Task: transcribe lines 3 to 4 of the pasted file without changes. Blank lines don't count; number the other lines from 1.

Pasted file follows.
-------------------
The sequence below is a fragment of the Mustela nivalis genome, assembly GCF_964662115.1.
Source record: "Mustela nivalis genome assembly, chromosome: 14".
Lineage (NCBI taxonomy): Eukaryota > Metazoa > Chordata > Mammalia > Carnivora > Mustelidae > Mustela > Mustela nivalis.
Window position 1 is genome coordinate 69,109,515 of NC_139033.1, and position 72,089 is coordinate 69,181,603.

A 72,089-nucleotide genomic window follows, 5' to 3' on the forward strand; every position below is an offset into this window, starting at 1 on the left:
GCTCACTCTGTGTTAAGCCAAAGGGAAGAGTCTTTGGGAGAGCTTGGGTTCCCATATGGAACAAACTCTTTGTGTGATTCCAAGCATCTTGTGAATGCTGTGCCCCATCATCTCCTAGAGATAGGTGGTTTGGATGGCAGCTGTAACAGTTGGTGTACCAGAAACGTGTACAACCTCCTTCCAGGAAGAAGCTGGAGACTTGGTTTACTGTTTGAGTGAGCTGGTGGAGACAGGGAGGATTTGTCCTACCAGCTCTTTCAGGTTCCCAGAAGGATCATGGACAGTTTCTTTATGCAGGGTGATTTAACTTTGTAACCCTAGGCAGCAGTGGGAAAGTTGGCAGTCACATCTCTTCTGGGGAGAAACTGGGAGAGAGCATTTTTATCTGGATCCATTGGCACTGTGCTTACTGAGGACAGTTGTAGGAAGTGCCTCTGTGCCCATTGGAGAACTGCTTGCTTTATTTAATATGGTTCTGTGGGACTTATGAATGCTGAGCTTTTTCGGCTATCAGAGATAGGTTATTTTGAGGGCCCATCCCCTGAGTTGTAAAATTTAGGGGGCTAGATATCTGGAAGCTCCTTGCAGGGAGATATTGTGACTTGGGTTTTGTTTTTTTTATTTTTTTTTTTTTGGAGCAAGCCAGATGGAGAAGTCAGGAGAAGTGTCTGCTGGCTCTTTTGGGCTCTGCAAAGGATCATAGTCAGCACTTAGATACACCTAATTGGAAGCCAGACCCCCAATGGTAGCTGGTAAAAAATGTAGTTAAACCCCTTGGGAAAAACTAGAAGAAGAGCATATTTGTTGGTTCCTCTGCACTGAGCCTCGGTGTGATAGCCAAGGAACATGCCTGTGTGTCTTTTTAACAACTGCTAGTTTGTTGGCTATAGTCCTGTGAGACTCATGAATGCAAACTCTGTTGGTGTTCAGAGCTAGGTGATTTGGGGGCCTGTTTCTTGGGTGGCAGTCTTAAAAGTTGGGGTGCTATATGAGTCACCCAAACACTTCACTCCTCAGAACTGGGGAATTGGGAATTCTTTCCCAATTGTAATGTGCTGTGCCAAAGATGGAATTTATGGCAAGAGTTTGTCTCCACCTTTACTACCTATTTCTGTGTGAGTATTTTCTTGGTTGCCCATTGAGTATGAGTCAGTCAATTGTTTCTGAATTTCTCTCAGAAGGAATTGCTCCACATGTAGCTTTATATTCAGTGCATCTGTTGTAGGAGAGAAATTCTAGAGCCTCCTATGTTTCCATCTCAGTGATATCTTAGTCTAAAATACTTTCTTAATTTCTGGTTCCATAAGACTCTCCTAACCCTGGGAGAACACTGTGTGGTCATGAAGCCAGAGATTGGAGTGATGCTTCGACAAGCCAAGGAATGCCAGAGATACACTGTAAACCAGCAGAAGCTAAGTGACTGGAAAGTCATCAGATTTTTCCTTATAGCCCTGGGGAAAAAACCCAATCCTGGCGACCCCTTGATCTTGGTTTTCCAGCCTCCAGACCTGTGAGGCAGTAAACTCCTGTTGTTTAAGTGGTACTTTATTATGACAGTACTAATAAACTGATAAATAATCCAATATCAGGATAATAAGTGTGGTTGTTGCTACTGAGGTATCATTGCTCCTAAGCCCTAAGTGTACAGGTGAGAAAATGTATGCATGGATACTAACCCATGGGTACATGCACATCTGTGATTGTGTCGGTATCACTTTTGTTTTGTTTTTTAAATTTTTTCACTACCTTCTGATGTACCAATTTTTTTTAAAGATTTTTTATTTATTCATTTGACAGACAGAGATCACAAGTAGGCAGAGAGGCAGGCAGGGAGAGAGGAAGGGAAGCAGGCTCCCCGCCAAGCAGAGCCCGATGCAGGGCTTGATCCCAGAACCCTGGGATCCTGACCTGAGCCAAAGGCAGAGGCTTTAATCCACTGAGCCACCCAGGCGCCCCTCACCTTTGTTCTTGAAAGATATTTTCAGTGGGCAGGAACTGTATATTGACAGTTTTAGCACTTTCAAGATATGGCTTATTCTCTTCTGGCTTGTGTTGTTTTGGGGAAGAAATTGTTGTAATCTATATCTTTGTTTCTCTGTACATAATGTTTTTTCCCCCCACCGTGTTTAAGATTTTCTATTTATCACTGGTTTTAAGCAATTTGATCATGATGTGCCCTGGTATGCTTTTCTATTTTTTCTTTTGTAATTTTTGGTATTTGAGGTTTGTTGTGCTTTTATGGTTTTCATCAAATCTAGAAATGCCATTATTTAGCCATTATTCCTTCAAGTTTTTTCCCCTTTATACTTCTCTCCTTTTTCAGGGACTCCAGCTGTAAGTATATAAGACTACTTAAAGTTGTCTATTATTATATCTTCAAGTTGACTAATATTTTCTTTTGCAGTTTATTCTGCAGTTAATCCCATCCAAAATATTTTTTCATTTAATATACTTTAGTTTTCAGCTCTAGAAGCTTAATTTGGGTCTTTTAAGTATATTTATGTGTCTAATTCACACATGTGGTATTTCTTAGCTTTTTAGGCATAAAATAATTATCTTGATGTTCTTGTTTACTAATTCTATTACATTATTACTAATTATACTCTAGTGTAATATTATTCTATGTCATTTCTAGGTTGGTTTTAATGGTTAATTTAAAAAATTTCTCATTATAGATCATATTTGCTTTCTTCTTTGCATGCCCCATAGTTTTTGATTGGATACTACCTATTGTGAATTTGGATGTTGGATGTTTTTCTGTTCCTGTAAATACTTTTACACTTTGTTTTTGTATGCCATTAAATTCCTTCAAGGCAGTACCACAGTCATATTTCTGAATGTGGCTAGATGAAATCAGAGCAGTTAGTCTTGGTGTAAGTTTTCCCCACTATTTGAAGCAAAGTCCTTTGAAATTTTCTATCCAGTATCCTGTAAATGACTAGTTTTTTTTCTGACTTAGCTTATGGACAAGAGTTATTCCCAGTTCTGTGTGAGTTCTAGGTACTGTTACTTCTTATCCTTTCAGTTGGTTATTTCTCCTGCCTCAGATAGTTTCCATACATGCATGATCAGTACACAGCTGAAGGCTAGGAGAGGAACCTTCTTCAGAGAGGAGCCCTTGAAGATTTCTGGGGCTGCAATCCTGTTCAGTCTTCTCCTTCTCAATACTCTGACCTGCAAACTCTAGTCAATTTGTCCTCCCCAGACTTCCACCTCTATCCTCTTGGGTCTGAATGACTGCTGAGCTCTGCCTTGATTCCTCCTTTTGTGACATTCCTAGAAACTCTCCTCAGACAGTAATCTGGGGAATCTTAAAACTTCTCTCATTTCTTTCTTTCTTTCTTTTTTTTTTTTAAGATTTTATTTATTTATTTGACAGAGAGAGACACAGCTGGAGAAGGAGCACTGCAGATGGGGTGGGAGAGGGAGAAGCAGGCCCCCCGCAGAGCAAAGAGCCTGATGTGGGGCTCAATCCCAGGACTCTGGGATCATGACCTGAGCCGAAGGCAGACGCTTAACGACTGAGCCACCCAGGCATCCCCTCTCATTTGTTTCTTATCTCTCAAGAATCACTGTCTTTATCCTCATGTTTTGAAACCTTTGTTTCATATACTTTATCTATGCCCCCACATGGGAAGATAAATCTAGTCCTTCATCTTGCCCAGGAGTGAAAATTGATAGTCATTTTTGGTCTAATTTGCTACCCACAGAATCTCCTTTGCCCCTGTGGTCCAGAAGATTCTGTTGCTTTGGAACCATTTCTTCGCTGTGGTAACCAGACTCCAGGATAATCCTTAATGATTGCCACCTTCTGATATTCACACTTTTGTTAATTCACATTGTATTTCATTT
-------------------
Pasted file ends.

Lineage (NCBI taxonomy): Eukaryota > Metazoa > Chordata > Mammalia > Carnivora > Mustelidae > Mustela > Mustela nivalis.
Window position 1 is genome coordinate 69,109,515 of NC_139033.1, and position 72,089 is coordinate 69,181,603.